PROVIDENCE, RI – In an effort to assist small businesses with cash flow and keep Main Street shops from permanently shuttering, U.S. Senator Jack Reed (D-RI) helped pass a $2.2 trillion coronavirus economic rescue package through the Senate that includes $377 billion to assist small businesses and companies with 500 employees or fewer, including non-profits and the self-employed.
Senator Reed says the main features are forgivable loans for most small businesses and emergency grants for some small businesses as well as tax deductions to make it easier for companies to keep employees on the payroll and help them with overhead. Under the legislation, small businesses should check directly with their financial institutions for loans and the U.S. Small Business Administration (SBA) for grants.
There are several institutions in Rhode Island that are qualified to underwrite these new forgivable loans and small business owners can get more information and guidance at: https://www.sba.gov and from the SBA’s Rhode Island district office: https://www.sba.gov/offices/district/ri/providence
“Small businesses are facing a historic cash crunch and daunting challenges. I pushed for a major infusion of resources to help small businesses and I will continue working to ensure the federal government does its part for Main Street businesses. For employers who need financial assistance, the best way to begin is to talk to your lender and apply. If your lender doesn’t offer it, there are plenty who do and help can be found at the SBA’s website,” said Senator Reed, who also encouraged Rhode Islanders to support local businesses as best they can, through utilizing restaurants and businesses offering curb-side pickup; or purchasing gift cards online that can be used at a later date.
Senator Reed says the federal help for small businesses in Rhode Island includes:
Emergency Grants of up to $10,000: The bill includes $10 billion for emergency grants of up to $10,000 to provide emergency funds for small businesses to cover immediate operating costs. Small businesses may apply directly to the U.S. Small Business Administration (SBA) to receive an economic injury disaster grant that does not need to be paid back. Grants should be paid out to business owners within three days of their application being approved and may be used to maintain payroll and service other debt obligations.
Loans of up to $10 million, a portion of which may be forgivable: $350 billion is allocated for the SBA to provide loans of up to $10 million per business, with interest rate on the loans capped at 4 percent. SBA lenders are authorized to make loans equal to 250 percent of an employer's average monthly payroll up to $10 million. A Paycheck Protection Program (PPP) is included to help businesses with fewer than 500 employees. Up to eight weeks of average payroll and other costs will be forgiven if the business retains its employees and their salary levels. Principal and interest is deferred for up to a year and all borrower fees are waived. This temporary emergency assistance can be used in coordination with other COVID-financing assistance established in the bill or any other existing SBA loan program.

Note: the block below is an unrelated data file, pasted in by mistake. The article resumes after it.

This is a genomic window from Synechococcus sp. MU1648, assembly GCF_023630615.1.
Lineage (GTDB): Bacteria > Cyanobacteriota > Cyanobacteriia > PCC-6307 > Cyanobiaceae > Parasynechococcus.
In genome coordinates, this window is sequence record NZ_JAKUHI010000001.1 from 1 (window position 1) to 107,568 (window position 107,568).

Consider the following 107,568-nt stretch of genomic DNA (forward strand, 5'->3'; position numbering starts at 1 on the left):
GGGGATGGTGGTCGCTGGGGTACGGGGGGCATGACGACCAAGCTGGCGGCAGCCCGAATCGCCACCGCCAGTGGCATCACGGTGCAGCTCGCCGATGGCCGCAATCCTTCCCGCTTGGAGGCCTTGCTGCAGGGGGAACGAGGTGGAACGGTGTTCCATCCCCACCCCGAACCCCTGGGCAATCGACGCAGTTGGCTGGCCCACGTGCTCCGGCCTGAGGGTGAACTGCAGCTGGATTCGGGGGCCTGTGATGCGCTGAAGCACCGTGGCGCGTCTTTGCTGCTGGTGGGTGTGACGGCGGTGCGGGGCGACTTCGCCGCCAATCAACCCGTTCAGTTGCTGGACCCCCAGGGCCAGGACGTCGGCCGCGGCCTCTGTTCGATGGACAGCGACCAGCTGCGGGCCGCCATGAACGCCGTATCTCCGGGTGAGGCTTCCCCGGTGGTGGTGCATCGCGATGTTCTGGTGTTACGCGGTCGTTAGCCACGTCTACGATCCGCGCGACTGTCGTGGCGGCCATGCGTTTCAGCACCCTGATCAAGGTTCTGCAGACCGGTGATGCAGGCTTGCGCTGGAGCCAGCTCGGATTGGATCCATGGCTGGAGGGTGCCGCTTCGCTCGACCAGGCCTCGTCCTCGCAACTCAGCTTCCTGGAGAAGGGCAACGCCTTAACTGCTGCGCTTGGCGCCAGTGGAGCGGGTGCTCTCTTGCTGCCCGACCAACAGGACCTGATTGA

Relief for existing loans: The bill includes $17 billion to cover a six month hiatus of payments for small businesses already using SBA loans.
The SBA says it is also offering a number of loans, including SBA express bridge loans, for business who have a relationship with an SBA express lender. The loan offers up to $25,000 in relief with less paperwork.
Disaster Loans: Rhode Island small businesses also have access to the Economic Injury Disaster Loan (EIDL – pronounced ‘idle’) program, which works with states to provide low-interest loans to small businesses and non-profits severely impacted by the coronavirus.
EIDLs are loans of up to $2 million that carry interest rates up to 3.75 percent for companies and up to 2.75 percent for non-profits, as well as principal and interest deferment for up to 4 years. The loans may be used to pay for expenses that could have been met had the disaster not occurred, including payroll and other operating expenses.
The EIDL grant does not need to be repaid, even if the grantee is subsequently denied an EIDL, and may be used to provide paid sick leave to employees, maintaining payroll, meet increased production costs due to supply chain disruptions, or pay business obligations, including debts, rent and mortgage payments. Eligible grant recipients must have been in operation on January 31, 2020. The grant is available to small businesses, private nonprofits, sole proprietors and independent contractors, tribal businesses, as well as cooperatives and employee-owned businesses.
A business that receives an EIDL between January 31, 2020 and June 30, 2020 as a result of a COVID-19 disaster declaration is eligible to apply for a PPP loan or the business may refinance their EIDL into a PPP loan. In either case, the emergency EIDL grant award of up to $10,000 would be subtracted from the amount forgiven in the Paycheck Protection Plan.
NOTE: Beware of scammers: There is no immediate deadline for an EIDL application. It does not cost anything to apply, download, or to access SBA forms and papers. No credit card is required
Senator Reed also notes that small businesses that may have already laid off workers can still qualify for payroll loan forgiveness if they use the federal funds to rehire workers.
He included a Small Business Owner’s Guide to the initiatives in the Coronavirus Aid, Relief, and Economic Security (CARES) Act, which was produced by the Democratic staff of the Senate Small Business and Entrepreneurship Committee.